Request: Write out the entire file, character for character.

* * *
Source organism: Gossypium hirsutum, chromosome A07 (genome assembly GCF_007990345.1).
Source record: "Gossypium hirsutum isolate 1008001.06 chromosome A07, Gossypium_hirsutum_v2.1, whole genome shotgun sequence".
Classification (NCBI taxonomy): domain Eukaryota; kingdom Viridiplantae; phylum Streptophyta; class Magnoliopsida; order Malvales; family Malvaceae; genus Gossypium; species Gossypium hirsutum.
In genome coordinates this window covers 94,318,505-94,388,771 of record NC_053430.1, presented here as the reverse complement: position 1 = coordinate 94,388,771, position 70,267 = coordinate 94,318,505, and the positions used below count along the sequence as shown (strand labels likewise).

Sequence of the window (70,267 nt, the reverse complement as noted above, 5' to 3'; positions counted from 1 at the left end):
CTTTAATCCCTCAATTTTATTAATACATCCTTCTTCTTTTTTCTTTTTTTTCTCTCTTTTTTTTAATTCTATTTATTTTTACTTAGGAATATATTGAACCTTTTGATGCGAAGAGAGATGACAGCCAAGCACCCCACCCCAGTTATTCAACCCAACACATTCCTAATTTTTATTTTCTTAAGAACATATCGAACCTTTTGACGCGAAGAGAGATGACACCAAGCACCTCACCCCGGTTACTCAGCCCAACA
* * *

Source organism: Gossypium hirsutum, chromosome A07 (genome assembly GCF_007990345.1).
Source record: "Gossypium hirsutum isolate 1008001.06 chromosome A07, Gossypium_hirsutum_v2.1, whole genome shotgun sequence".
Classification (NCBI taxonomy): domain Eukaryota; kingdom Viridiplantae; phylum Streptophyta; class Magnoliopsida; order Malvales; family Malvaceae; genus Gossypium; species Gossypium hirsutum.
In genome coordinates this window covers 94,318,505-94,388,771 of record NC_053430.1, presented here as the reverse complement: position 1 = coordinate 94,388,771, position 70,267 = coordinate 94,318,505, and the positions used below count along the sequence as shown (strand labels likewise).

Sequence of the window (70,267 nt, the reverse complement as noted above, 5' to 3'; positions counted from 1 at the left end):
CTTTAATCCCTCAATTTTATTAATACATCCTTCTTCTTTTTTCTTTTTTTTCTCTCTTTTTTTTAATTCTATTTATTTTTACTTAGGAATATATTGAACCTTTTGATGCGAAGAGAGATGACAGCCAAGCACCCCACCCCAGTTATTCAACCCAACACATTCCTAATTTTTATTTTCTTAAGAACATATCGAACCTTTTGACGCGAAGAGAGATGACACCAAGCACCTCACCCCGGTTACTCAGCCCAACA